As many as 3,000 people representing different governments, civil society organizations, internet rights advocacy groups and others assembled and discussed on the themes and sub themes of the meeting as polices enabling internet access, content creation, dissemination and use, internet as engine for growth and development, IGF and future of the internet ecosystem, enhancement of digital trust, internet and human right, critical internet resources and other emerging issues.
Some session topics were implication of post-Snowden revelations and its implications, human rights for the internet, press freedom1 dimension of internet governance, internet blocking, privacy, surveillance and the cloud, researching children’s rights in global, digital age, new global visions for internet governance, digital safety of journalists, cybercrime cooperation for developing countries, global public interest of the internet, enhancing digital trust in the post-Snowden era and building alliance to enhance internet affordability.
On the occasion, various speakers expressed worry over not having atmosphere conducive on internet freedom1, but growing mass surveillance, monitoring and filtering of internet contents in the developed countries, including the host nation.
Even the Turkey was criticized for banning social media as twitter and YouTube reasoning cybercrime, but has lifted recently.
Indonesia had hosted the 8th IGF meeting, and now, Brazil is to hold the 10th IGF meeting next year.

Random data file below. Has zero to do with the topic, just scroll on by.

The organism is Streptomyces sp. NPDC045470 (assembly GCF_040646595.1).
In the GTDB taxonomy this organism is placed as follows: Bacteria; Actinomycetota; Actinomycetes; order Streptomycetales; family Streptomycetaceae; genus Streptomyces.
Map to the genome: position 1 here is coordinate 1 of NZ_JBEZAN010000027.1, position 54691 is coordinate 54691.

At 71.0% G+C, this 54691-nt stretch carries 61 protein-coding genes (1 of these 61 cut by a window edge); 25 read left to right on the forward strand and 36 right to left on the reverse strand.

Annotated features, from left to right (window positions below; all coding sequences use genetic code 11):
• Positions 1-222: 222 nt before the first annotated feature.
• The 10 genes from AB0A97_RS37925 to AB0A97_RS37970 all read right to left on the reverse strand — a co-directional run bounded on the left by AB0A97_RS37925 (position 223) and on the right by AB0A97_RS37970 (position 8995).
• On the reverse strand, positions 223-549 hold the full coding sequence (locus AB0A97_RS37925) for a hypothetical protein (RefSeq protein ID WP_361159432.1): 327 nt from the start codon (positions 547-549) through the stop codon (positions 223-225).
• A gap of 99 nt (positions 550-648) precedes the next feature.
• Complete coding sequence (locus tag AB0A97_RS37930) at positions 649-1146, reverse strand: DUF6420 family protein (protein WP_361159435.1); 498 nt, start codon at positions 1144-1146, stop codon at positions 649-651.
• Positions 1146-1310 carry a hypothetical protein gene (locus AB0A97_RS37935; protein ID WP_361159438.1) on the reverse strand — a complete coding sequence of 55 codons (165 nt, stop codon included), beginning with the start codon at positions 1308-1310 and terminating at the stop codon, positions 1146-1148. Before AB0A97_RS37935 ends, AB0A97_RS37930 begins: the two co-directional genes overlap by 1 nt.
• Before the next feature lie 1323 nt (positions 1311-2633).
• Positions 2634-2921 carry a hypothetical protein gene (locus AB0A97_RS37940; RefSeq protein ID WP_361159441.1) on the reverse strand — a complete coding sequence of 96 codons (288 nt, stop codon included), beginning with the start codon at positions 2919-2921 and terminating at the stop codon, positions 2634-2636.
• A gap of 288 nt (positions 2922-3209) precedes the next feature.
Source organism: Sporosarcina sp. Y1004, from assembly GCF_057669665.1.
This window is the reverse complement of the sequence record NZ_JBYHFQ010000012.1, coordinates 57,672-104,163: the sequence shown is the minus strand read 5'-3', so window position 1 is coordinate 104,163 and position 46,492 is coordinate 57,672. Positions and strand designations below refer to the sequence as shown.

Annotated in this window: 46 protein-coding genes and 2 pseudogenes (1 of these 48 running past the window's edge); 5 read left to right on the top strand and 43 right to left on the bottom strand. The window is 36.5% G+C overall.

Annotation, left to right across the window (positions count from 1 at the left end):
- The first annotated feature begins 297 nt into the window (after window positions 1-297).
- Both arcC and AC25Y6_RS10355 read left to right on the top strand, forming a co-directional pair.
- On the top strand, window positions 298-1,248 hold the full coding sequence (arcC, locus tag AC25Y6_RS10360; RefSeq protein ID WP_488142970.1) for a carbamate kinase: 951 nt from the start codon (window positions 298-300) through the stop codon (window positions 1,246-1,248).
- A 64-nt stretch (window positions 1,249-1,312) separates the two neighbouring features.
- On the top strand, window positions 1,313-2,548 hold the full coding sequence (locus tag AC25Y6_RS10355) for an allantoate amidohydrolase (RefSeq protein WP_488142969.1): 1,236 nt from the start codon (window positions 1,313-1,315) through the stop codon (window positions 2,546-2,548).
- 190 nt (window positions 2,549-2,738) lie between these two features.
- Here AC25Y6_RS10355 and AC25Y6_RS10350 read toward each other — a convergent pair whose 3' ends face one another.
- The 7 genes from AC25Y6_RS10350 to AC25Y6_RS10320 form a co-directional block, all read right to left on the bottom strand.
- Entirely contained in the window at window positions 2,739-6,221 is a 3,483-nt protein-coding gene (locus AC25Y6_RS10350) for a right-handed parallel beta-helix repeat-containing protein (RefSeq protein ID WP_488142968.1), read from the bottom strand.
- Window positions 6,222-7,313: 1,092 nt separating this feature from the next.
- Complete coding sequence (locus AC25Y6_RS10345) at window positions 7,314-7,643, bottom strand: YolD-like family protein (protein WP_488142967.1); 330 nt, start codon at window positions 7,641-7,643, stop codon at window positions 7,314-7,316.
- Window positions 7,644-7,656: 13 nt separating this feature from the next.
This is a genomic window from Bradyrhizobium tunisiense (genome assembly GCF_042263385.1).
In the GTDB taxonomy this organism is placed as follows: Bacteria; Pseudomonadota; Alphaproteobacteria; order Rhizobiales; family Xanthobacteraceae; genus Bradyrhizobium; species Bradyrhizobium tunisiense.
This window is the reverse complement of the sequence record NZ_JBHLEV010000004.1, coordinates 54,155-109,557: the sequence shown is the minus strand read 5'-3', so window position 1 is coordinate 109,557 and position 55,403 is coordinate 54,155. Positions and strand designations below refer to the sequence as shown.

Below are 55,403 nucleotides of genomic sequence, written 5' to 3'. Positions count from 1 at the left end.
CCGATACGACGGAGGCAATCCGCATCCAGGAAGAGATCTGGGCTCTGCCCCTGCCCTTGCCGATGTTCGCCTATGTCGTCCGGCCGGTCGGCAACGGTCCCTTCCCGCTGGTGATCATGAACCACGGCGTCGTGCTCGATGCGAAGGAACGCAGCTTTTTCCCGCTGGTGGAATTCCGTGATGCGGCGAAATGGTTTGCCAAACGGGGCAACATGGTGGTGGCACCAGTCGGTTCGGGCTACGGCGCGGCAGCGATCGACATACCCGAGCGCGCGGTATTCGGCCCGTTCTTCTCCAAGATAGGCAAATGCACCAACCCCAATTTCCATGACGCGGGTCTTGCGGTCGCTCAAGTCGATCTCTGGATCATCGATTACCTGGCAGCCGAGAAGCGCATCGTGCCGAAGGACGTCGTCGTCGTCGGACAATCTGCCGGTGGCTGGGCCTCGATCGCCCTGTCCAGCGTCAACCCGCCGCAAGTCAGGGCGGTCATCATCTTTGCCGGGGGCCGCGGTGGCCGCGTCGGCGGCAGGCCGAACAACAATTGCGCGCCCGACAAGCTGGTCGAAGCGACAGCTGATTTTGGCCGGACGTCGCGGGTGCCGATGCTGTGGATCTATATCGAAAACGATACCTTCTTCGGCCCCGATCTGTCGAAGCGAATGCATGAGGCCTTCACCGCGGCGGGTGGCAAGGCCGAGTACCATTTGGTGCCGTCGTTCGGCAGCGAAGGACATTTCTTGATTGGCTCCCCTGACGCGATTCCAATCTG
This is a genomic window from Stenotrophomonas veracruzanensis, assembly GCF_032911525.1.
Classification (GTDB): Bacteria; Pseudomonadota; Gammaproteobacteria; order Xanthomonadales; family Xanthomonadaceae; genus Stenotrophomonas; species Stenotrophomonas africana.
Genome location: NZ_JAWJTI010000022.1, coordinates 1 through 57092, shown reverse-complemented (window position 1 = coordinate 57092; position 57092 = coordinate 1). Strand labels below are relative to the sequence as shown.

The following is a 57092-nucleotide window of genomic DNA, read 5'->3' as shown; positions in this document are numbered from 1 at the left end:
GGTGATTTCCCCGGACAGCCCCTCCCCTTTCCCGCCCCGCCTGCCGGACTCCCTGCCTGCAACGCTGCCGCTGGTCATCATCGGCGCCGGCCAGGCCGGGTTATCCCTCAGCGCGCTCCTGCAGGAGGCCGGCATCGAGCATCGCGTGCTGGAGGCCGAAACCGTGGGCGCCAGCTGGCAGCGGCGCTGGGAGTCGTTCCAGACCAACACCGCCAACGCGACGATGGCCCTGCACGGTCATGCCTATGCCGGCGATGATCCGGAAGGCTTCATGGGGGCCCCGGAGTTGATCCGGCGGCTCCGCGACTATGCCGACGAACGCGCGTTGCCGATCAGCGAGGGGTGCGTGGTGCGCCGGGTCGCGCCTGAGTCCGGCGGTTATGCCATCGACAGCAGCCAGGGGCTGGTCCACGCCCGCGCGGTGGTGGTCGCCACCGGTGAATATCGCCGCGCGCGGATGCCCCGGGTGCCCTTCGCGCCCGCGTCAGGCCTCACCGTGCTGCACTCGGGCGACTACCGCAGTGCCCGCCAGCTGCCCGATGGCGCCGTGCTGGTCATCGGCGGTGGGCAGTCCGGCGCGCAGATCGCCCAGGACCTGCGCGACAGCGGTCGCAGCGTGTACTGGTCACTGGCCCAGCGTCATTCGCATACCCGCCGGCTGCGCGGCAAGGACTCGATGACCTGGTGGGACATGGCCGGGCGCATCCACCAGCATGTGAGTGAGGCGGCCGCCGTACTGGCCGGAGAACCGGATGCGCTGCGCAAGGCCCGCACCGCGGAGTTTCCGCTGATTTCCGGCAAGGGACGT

The IGF mandated till 2015 by the UN is also criticized by many that reasoning it was functioning as no more than a talk show, and failed to bring any tangible development with concrete work plans. In the ninth IGF too, many journalists and nationals even from within the hosting country Turkey had criticized it for its mere talk show nature. Talking lofty but following little by different countries including the super powers on internet freedom1 and network neutrality was one of major concerns they raised. Anyway, it was/is a huge platform to share the views and experience of problems and practices on internet governance from across the globe.
What Nepal Can Do?
With such broader and ever growing regime of internet governance, Nepal seems almost unaware of this. Here is however good news that the internet penetration has reached nearly forty percent in our country and it is incremental. Now, the time has come for Nepali policy makers, technologists, internet users and customers, government and private sectors, civil society, internet advocates, legal practitioners, freedom1 of expression practitioners, development workers and practitioners to begin the discussion and make the internet free, safe, secured, resilient, trustworthy and the incorporate the issues of internet governance in the policy making realizing the growing use of internet in the country. Also in view of the increasing use and abuse of the internet and the arrest of some journalists over the stories on news portals and of citizens over the comments on social media (the new media) some months back, the debate on internet governance must be initiated. For we least developed country, it is delayed to link the internet governance to the development issues.
Also to be clear, internet governance is the best tool to augment the e-governance. E-governance is chiefly the paper-less delivery of service by governments or any organizations to their customers, and service seekers; while the internet governance is a vast regime, and multi-national system. It is not about mere technical gizmos but the catalyst of the fast globalization and internationalization.
(Source: The Rising Nepal, Friday Supplement, 27 March 2015)